Tech Talk

Dedicated Server vs Virtual Private Server (VPS) vs Cloud

Last updated 2 September 2022

When it comes to finding hosting options for your business, you'll come across a plethora of terms which can make it confusing as to which is right for you. For years we have been told to “go to the Cloud”, but upon research you're seeing options for “Dedicated Servers”, and “Virtual Private Servers” as well as a multitude of cloud offerings. Let us make things a bit clearer in this post.

What is a dedicated server?

In choosing a dedicated server for your business, you are giving your website its own individual server. The importance of a dedicated server compared to other types of hosting is that you do not have to share the same resources with other websites or applications. 

What can this help you achieve? For a website with intensive traffic demands, your end user will get a more consistent and reliable experience. The dedicated nature gives you total control over the configuration down to the RAM, the storage, the CPU and much more.

What is a virtual private server?

Also known more commonly as a VPS, a virtual private server uses virtualisation to split a single physical server machine into multiple private server environments that all share the same resources.

Whilst you do get your own dedicated space within a server, performance, resource allocation and security are definitely a more of a thumbs up for a dedicated server. However, a VPS gives you scalability whilst a dedicated server will essentially have you at your maximum already. It's also a lot cheaper!

How do these differ to the cloud?

Cloud hosting will spring to mind when you think “private”, or “public”, or “hybrid” cloud. 

The difference in comparing cloud hosting to web hosting (dedicated server, VPS) is that you aren't renting space on a single physical server. The whole thing is virtual. Cloud hosting will run all of your usual web hosting services like storage, email, FTP etc. on many different servers simultaneously. This has its progressive advantages for scenarios such as say, a cloud server already reaching peak traffic, so it will automatically route the query for the specific website to an idle cloud server in the cluster.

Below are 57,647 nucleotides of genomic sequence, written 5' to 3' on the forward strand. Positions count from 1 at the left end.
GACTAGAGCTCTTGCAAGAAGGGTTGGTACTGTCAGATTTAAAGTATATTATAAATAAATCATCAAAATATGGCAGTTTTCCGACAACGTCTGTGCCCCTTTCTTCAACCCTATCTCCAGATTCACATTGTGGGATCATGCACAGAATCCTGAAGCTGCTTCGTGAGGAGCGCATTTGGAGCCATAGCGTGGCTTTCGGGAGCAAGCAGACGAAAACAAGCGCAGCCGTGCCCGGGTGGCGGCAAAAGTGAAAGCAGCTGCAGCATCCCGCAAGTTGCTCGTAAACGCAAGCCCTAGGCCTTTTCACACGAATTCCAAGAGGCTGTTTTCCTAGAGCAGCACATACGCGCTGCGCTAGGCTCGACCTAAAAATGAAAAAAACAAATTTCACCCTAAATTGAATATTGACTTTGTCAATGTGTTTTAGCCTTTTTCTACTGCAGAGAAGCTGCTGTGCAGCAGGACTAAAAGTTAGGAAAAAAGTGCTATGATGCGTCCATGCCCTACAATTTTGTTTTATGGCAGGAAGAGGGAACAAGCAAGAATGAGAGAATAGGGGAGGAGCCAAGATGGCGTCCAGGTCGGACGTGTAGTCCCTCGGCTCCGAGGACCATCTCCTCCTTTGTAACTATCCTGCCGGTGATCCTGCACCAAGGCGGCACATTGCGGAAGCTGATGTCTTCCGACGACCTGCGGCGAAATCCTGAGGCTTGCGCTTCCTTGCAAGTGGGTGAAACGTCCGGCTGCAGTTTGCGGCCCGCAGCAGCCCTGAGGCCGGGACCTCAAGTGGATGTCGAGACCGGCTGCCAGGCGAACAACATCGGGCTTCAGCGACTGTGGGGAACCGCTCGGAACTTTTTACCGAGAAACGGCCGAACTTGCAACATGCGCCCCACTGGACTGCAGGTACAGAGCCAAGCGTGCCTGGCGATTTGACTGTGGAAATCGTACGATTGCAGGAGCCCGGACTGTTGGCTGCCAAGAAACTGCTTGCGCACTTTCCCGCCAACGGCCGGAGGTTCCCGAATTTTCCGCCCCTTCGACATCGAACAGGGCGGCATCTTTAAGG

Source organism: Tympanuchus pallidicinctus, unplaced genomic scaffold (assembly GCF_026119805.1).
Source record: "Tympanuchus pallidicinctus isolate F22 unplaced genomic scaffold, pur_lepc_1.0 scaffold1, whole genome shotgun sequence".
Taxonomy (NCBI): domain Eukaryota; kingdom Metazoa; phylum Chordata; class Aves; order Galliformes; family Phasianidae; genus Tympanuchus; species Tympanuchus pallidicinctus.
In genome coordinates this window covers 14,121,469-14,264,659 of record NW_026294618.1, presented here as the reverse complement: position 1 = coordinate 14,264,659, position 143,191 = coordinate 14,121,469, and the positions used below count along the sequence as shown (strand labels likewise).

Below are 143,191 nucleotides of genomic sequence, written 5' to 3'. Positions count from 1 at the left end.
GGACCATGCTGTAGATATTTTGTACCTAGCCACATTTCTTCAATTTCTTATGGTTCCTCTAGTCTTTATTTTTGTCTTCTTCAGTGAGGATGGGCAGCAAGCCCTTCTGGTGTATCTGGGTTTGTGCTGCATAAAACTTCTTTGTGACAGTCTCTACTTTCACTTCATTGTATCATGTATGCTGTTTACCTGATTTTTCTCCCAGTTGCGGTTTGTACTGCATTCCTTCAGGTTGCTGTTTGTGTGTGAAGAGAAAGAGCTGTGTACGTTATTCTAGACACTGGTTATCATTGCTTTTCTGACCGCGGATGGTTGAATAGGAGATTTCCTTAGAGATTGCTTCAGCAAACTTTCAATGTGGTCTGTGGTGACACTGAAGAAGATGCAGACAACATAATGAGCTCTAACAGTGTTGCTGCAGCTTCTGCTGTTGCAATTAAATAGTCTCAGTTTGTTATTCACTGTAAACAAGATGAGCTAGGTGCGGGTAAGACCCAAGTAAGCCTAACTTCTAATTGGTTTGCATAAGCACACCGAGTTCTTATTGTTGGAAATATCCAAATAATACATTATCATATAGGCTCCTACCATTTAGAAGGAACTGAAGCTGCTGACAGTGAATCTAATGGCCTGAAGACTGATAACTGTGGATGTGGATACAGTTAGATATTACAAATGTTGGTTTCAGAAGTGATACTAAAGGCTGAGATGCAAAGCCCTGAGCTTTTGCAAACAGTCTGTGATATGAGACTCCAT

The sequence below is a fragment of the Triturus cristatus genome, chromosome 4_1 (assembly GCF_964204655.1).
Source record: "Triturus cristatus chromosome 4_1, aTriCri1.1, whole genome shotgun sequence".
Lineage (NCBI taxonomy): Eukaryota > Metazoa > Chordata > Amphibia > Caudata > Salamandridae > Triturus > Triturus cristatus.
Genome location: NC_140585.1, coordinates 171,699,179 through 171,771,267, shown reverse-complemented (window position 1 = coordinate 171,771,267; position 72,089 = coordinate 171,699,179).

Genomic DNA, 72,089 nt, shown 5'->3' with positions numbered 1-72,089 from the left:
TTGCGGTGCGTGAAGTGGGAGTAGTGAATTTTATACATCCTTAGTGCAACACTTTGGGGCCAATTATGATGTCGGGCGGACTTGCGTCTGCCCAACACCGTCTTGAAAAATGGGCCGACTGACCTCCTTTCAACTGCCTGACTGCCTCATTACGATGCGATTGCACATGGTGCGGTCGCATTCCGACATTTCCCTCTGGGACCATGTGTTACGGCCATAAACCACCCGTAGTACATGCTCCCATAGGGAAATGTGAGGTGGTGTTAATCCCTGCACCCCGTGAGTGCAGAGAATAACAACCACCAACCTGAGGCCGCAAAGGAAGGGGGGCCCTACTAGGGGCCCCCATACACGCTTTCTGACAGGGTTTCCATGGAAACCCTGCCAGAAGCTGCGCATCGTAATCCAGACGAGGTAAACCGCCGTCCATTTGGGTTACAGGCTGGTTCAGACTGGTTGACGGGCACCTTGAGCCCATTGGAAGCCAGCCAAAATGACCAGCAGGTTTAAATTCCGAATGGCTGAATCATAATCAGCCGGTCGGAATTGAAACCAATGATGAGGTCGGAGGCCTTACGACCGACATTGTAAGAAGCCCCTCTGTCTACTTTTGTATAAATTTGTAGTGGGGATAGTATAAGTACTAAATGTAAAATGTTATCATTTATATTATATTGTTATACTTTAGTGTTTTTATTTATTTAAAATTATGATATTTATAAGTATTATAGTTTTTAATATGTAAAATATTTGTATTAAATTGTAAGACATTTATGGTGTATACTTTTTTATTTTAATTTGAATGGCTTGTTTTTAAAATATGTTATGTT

FeatureDedicated ServerVirtual Private ServerCloud Hosting
Server DeploymentYesYesYes
Server SharingPrivate ServerPrivate ServerMultiple Servers
Pricing ModelMonthly FixedMonthly or HourlyHourly
Multiple Data CentresNoNoYes

What are the key components of a hosting server?

When it comes to choosing your type of hosting, you'll often be given a plethora of options for your server. Let's take a look at the considerations:


Easily one of, if not, the most important component of your server. Having a powerful CPU alone will not get the most of our of your performance - you'll also need an increase in RAM to make the most of that power.

Available in most servers is DDR3, DDR4 and likely very soon, DDR5 RAM. Being able to scale these types of RAM will allow you to leverage the full power of every other component in the server - no different to the situation you'd have with your iPhone or your laptop.

Simms are specialists in server RAM for dedicated server providers and cloud hosting companies, working with industry-leading manufacturers in this arena including Micron and Kingston.


We'll discuss CPU next, but alongside this and the RAM, storage is a key component when knowing the amount of storage space you'll need on your server hosting.

Some companies offer HDDs which are cheap, but SSD are catching up price wise and offer so much more as a storage option for a server. Ranging from around 240GB usually up to 7TB+ with some hosting providers, SSDs have zero moving parts, meaning they offer huge reliability. What's more the latest NVMe storage is the fastest performing SSD on the market and usually part of a decent hosting package.